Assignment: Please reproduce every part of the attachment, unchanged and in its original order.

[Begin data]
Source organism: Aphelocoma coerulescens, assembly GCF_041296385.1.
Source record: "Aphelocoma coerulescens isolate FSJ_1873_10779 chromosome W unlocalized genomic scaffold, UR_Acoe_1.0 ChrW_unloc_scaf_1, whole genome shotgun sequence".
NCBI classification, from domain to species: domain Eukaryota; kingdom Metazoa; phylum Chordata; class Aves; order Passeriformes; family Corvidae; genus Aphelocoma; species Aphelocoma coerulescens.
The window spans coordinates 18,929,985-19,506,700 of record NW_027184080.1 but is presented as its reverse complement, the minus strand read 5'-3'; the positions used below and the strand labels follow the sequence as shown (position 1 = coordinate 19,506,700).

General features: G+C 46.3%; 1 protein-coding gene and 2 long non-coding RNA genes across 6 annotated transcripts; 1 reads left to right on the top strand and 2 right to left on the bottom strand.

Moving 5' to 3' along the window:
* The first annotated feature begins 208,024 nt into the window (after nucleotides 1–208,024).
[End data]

Source organism: Aphelocoma coerulescens, assembly GCF_041296385.1.
Source record: "Aphelocoma coerulescens isolate FSJ_1873_10779 chromosome W unlocalized genomic scaffold, UR_Acoe_1.0 ChrW_unloc_scaf_1, whole genome shotgun sequence".
NCBI classification, from domain to species: domain Eukaryota; kingdom Metazoa; phylum Chordata; class Aves; order Passeriformes; family Corvidae; genus Aphelocoma; species Aphelocoma coerulescens.
The window spans coordinates 18,929,985-19,506,700 of record NW_027184080.1 but is presented as its reverse complement, the minus strand read 5'-3'; the positions used below and the strand labels follow the sequence as shown (position 1 = coordinate 19,506,700).

General features: G+C 46.3%; 1 protein-coding gene and 2 long non-coding RNA genes across 6 annotated transcripts; 1 reads left to right on the top strand and 2 right to left on the bottom strand.

Moving 5' to 3' along the window:
* The first annotated feature begins 208,024 nt into the window (after nucleotides 1–208,024).